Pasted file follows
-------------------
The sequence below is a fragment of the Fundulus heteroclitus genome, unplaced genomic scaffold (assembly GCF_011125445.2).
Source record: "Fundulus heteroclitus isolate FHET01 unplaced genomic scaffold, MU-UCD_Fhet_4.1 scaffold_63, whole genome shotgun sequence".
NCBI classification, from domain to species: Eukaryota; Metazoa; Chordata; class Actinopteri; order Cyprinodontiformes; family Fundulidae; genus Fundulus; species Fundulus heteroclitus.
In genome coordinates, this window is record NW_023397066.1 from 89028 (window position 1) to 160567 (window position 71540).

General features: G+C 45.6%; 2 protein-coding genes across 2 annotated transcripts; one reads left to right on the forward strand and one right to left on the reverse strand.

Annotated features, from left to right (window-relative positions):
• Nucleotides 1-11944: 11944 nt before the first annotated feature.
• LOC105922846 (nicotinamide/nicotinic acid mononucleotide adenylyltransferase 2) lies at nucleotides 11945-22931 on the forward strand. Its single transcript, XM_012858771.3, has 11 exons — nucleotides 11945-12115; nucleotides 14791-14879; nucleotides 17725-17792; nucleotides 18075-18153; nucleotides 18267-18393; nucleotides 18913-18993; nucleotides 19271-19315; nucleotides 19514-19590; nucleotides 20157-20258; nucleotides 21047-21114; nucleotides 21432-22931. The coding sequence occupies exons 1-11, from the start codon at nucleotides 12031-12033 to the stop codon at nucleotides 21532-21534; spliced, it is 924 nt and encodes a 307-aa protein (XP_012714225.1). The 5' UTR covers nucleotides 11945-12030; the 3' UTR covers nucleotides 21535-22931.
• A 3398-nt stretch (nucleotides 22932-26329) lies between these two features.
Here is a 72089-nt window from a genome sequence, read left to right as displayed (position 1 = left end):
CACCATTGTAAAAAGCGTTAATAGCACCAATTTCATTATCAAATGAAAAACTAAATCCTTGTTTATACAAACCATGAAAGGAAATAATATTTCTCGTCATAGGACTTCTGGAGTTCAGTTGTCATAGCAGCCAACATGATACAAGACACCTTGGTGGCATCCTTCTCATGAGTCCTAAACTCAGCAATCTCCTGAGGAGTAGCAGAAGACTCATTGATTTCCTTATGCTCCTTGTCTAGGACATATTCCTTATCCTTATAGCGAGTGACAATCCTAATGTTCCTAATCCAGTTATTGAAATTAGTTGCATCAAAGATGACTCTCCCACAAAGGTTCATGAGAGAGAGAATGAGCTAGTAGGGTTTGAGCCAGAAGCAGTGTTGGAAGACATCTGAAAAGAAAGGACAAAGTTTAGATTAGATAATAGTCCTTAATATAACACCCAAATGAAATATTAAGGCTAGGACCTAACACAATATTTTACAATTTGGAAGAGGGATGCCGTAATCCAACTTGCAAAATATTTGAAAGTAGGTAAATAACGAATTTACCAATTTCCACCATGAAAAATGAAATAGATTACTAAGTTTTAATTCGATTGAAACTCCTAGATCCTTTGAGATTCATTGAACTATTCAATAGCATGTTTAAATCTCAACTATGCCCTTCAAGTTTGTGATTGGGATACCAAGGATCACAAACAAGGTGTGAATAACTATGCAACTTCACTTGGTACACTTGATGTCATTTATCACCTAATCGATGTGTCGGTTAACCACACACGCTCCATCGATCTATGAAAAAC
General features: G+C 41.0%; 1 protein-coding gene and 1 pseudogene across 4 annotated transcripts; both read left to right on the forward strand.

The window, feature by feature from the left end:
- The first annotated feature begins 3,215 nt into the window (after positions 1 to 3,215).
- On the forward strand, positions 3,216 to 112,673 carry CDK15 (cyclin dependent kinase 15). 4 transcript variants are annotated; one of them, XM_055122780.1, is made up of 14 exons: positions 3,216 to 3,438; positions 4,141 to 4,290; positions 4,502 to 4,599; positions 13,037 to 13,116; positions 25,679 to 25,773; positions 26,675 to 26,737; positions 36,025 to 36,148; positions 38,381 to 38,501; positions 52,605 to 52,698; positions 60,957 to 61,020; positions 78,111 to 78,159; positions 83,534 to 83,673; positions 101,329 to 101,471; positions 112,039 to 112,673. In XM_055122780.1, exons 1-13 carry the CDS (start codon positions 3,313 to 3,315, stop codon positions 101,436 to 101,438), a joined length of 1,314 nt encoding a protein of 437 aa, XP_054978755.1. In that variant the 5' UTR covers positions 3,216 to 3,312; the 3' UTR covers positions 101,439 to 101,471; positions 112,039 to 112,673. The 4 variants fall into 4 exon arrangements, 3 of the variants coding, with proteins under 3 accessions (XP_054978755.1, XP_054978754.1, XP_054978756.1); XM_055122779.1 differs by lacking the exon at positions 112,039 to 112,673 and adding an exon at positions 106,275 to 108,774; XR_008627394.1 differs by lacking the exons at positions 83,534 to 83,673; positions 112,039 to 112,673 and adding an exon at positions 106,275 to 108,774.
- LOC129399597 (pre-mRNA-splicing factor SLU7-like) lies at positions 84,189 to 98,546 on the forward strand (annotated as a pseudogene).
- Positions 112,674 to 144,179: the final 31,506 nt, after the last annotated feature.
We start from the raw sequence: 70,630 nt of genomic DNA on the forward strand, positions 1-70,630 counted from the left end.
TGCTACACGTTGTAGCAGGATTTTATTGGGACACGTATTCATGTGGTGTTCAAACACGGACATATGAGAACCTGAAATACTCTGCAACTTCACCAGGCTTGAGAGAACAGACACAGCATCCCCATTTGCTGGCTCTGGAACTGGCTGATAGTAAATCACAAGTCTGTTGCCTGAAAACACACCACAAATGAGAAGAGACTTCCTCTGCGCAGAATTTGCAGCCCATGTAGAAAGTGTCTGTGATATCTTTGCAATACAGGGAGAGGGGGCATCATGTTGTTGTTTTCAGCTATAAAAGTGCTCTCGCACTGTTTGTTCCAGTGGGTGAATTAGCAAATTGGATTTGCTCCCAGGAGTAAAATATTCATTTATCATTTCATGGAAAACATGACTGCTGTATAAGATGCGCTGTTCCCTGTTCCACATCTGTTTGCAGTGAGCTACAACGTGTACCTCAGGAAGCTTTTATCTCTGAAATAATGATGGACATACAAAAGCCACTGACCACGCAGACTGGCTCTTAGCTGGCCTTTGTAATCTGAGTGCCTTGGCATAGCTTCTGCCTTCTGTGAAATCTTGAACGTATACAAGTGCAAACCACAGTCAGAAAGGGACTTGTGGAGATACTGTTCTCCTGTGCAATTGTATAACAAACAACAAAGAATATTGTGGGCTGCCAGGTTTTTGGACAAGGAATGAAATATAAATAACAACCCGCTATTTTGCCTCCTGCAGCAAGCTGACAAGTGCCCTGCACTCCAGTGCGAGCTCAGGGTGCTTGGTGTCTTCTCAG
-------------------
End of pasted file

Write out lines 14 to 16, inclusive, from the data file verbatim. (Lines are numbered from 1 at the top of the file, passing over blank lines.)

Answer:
- The first annotated feature begins 3,215 nt into the window (after positions 1 to 3,215).
- On the forward strand, positions 3,216 to 112,673 carry CDK15 (cyclin dependent kinase 15). 4 transcript variants are annotated; one of them, XM_055122780.1, is made up of 14 exons: positions 3,216 to 3,438; positions 4,141 to 4,290; positions 4,502 to 4,599; positions 13,037 to 13,116; positions 25,679 to 25,773; positions 26,675 to 26,737; positions 36,025 to 36,148; positions 38,381 to 38,501; positions 52,605 to 52,698; positions 60,957 to 61,020; positions 78,111 to 78,159; positions 83,534 to 83,673; positions 101,329 to 101,471; positions 112,039 to 112,673. In XM_055122780.1, exons 1-13 carry the CDS (start codon positions 3,313 to 3,315, stop codon positions 101,436 to 101,438), a joined length of 1,314 nt encoding a protein of 437 aa, XP_054978755.1. In that variant the 5' UTR covers positions 3,216 to 3,312; the 3' UTR covers positions 101,439 to 101,471; positions 112,039 to 112,673. The 4 variants fall into 4 exon arrangements, 3 of the variants coding, with proteins under 3 accessions (XP_054978755.1, XP_054978754.1, XP_054978756.1); XM_055122779.1 differs by lacking the exon at positions 112,039 to 112,673 and adding an exon at positions 106,275 to 108,774; XR_008627394.1 differs by lacking the exons at positions 83,534 to 83,673; positions 112,039 to 112,673 and adding an exon at positions 106,275 to 108,774.
- LOC129399597 (pre-mRNA-splicing factor SLU7-like) lies at positions 84,189 to 98,546 on the forward strand (annotated as a pseudogene).